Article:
See Also Today's Bahrain Live Coverage: Will High-Profile Activists Receive Court Verdicts Today? br>
Jordan Feature: The Government's Threat to Internet Freedom (Tarawneh) br>
Bahrain Opinion: You Can Imprison the 13 Activists. You Cannot Imprison Their Ideas. br>
Monday's Syria (and Beyond) Live Coverage: At Least 1600 Killed in the Deadliest Week br>
2034 GMT: Syria. A second video claiming to show the jet downed in Idlib:
The Blogger Brown Moses adds this context:
The man talking to the camera in the video is Jamaal Maaruf, the leader of Shuhada Jebel al-Zawiya Battalion (thanks for Asher Berman for that ID, who explains that the battalion has been attacking Abu Dhuhur air base for 6 days, and the jets are being used to attack civilians.
According to Brown Moses, the jet in question appears to be a Mig 21, based on pictures he has posted on his analysis.
2015 GMT: Syria. The LCC reports that the Free Syrian Army has engaged the Syrian military near a major airforce base near Al Bukamal and the Iraqi border (map):
Fierce clashes between the Free Syrian Army and regime forces resumed near Al-Hamdan airport. Sounds of explosions and gunfire from heavy and medium-grade weapons were heard in the area.
What's interesting about this report is that it isn't coming from the combatants, but the residents of the city. This means that the fighting must be fairly significant. It also confirms FSA reports that they have been working towards an attack on the air base.
These bases are the hub of Assad's military power. Even if they do not fall, the fact that there may be heavy fighting near them is a sign that the FSA is confident enough to attack hardened positions away from the cities.
2000 GMT: Syria. Back from a break to find that activists are claiming the Free Syrian Army shot a MIG fighter out of the sky in the Jabal Zawiyah region near Idlib and Hama provinces:
An activist notes that the previous fighter jet that was reportedly shot down had a different serial number on its tail than this one does. The footage also looks much different than the previous footage, and the pilot looks different as well.
This footage has been posted by many prominent Twitter accounts, but should still be considered unconfirmed - but probable.
1645 GMT: Syria. Few areas of the country have seen more fighting than Douma, an extremely large and important suburb just northeast of Damascus. Today, the LCC, an activist network, says more bodies have been discovered there:
17 unidentified bodies were found in the hospital of the city, the bodies were handcuffed and field-executed and have started to decay and smell in the hospital as they have been discarded there for a while.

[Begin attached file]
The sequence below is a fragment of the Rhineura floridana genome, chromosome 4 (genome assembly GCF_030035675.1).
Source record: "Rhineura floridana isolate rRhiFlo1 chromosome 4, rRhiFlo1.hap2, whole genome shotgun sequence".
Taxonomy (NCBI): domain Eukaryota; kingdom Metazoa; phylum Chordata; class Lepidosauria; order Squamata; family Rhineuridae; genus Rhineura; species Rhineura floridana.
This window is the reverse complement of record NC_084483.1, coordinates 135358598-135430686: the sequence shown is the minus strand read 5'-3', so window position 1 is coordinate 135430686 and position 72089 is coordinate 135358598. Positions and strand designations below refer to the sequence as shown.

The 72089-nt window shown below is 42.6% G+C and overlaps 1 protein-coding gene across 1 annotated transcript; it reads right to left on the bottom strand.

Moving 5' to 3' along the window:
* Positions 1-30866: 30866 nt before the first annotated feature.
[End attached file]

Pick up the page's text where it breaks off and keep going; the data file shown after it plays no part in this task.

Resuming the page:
LCC also posts this video, uploaded by a Youtube account focused on Douma, which claims to show activists loading the bodies into a truck:
1624 GMT: Egypt. Former Mubarak Culture Minister, Farouq Hosni, has been charged with corruption after an investigation failed to find 18 million Egyptian pounds that were missing from the government's books. Officials also launched new investigations of Former President Mubarak, his wife, and two of his sons.
31 in Damascus and its suburbs (including 10 field executions in Mudamieh Sham, and 10 martyrs discovered in Daraya), 15 in Hama, 10 in Daraa, 8 in Aleppo, 6 in Deir Ezzor, 5 in Idlib, 4 in Homs and 3 in Latakia.
See our note on the LCC's casualty figures.
While the numbers are slightly inflated because of the discovery of bodies in Damascus, they also reflect a dramatic uptick since our last entry only a few hours ago. Also, notice that Hama and Daraa provinces are responsible for the largest amount of fresh casualties, reflecting the intensification in those provinces that we've seen over the last week of so.
1344 GMT: Syria. The Free Syrian Army is still on the advance in Idlib province. Accounts associated with the FSA announced a series of battles in Ariha, Idlib province, over the weekend. Now, several videos claim to show the shattered remnants of an Assad military checkpoint in the town:
Yet other videos claim to show houses destroyed by military shelling.
1302 GMT: Tunisia. Islamists have raided the last bar in the town of Sidi Bouzid, destroying bottles of alcohol and harassing patrons and staff, even reportedly beating someone who tried to film the events:
Around 50 activists burst into the bar in the Hotel Horchani in the center of town, customers and staff told AFP.
Bearded men then raided the reception and the upstairs rooms of the hotel, the last in Sidi Bouzid to serve alcohol, some of them shouting “Allahu Akbar” (God is greatest) and “Al-Saharab haram” (drinking is a sin).